Saddam’s Iraq: A Strangely Conceived Strategy
Insight into the strategic calculus of an opponent is a rare commodity. Intention is often inferred indirectly from an adversary’s actions, giving rise to misunderstanding, miscalculation and misfortune. Following World War II, Sir Basil Liddell Hart interviewed German Generals facing trial at Nuremburg, recorded in The Other Side of the Hill, which offered insight into the calculus informing decisions to execute particular actions at given times. This account critically forced review of British views of success, deception efforts and occasionally, hubris. The opportunity to inadvertently emulate Sir Basil’s example presented following the 2003 Iraq War.
After Saddam Hussein’s fall, Australia joined the United States and United Kingdom in a trilateral activity known as the Iraq Survey Group (ISG). Its mission was to locate Saddam’s weapons of mass destruction (WMD), these being the ostensible cause of the war. As it rapidly became clear Iraqi WMD did not exist, the ISG mission evolved into accounting for WMD known to have existed previously and explaining what Saddam wanted to achieve in confronting the West over non-existent WMD.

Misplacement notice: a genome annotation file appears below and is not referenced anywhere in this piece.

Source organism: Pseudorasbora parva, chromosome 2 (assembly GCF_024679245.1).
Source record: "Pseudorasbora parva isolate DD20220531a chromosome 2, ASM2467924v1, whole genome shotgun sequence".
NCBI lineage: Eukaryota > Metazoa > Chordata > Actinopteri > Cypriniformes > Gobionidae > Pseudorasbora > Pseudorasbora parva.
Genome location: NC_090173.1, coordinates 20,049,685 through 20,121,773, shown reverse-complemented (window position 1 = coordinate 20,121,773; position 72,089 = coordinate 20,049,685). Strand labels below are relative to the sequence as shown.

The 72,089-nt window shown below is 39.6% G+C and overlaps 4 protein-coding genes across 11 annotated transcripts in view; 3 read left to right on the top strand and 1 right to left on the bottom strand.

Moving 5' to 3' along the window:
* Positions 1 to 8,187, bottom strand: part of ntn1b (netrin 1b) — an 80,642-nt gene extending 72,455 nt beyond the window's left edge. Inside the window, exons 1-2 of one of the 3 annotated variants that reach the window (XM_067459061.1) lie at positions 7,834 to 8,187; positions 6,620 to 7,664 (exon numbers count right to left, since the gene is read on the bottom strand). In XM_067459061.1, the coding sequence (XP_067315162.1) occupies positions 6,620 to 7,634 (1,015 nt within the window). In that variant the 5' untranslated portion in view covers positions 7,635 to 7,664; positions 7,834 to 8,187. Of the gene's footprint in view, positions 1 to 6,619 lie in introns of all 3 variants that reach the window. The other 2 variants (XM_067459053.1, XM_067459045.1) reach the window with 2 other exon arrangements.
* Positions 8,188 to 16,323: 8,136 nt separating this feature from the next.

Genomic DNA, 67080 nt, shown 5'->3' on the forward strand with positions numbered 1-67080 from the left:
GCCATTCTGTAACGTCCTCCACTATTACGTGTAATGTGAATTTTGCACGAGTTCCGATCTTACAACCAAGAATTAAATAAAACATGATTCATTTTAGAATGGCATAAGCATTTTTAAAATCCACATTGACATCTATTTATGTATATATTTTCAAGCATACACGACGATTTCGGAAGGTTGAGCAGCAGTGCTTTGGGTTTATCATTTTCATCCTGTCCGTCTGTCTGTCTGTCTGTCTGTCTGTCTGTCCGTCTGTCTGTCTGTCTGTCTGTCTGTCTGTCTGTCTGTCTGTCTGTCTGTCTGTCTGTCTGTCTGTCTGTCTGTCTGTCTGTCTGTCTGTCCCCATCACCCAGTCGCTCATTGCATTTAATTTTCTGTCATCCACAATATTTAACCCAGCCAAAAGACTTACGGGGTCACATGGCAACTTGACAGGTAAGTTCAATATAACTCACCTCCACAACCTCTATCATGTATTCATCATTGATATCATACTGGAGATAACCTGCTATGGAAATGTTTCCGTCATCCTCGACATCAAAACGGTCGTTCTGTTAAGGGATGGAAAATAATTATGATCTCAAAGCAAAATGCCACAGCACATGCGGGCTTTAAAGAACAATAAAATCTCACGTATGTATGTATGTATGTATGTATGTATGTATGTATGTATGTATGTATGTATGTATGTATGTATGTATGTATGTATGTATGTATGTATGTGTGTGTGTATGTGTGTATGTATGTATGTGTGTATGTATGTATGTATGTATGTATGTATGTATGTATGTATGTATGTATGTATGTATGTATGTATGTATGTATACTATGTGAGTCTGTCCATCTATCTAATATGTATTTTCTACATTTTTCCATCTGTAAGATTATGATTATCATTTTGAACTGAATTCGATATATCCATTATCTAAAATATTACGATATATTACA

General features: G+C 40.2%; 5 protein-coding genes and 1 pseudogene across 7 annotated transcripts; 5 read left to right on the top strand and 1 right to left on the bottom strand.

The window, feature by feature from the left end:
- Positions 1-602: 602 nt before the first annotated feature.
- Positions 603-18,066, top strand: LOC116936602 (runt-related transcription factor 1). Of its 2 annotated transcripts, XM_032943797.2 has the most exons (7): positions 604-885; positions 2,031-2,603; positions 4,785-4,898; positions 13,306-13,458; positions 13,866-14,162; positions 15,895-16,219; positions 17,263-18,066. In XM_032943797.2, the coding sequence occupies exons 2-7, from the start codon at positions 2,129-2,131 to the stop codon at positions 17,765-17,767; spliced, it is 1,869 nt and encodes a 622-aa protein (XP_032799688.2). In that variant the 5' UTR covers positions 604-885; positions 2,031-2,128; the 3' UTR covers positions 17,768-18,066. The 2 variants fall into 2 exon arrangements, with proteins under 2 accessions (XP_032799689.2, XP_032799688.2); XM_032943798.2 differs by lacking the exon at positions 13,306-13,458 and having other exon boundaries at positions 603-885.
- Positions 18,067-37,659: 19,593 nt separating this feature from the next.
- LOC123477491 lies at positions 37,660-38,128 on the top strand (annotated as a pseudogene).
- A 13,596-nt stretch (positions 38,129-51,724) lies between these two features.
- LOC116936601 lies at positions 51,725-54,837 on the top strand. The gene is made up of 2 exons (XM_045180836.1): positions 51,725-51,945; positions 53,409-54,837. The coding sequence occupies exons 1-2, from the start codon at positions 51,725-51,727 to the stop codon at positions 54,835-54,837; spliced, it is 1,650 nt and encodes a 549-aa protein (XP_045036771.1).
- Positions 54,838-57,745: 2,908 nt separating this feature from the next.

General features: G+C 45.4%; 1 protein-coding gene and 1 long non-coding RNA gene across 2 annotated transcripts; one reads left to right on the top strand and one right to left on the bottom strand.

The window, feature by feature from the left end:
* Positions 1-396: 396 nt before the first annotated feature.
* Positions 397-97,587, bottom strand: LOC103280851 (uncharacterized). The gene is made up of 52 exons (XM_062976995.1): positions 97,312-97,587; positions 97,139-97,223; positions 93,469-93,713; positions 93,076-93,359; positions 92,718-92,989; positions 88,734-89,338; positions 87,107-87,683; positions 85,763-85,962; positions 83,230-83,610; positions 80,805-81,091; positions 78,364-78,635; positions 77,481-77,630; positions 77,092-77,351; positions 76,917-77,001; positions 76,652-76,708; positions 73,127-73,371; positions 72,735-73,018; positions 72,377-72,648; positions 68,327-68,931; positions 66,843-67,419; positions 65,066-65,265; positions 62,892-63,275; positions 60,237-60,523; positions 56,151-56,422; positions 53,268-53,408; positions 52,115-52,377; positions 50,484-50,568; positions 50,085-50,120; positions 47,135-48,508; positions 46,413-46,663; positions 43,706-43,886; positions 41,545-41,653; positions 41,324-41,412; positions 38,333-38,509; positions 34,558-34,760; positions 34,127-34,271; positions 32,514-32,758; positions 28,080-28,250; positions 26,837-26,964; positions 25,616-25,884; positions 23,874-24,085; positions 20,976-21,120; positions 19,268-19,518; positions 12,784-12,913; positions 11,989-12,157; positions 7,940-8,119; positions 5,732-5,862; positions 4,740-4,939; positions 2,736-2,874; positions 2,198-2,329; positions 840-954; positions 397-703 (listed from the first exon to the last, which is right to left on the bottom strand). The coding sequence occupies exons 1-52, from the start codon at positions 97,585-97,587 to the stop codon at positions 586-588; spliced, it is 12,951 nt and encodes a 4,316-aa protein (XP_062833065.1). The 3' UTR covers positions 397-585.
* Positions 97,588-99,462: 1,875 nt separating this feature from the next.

The ISG answered both questions in the Duelfer Report. This blog’s author was an ISG member and covered Australian outcomes of the mission in a recent book titled, Meeting Saddam’s Men.
The interviewing of high-profile detainees illuminated that Saddam pursued two contradictory strategic objectives. The first involved convincing the UN that Iraq had disposed of its WMD in order to have UN sanctions lifted. These were crippling Iraq. Consequently, Saddam gave UN weapons inspectors largely unimpeded access.
But Saddam had a second objective. He wanted regional adversaries, notably Iran, to suspect he retained hidden capabilities. He saw Iran as an existential threat and believed WMD was decisive in holding off Iran in the 1980s Iran-Iraq war. He succeeded in creating such suspicion, but not just in Tehran. It was through the gap between these two mutually-contradictory objectives that President Bush drove an invasion.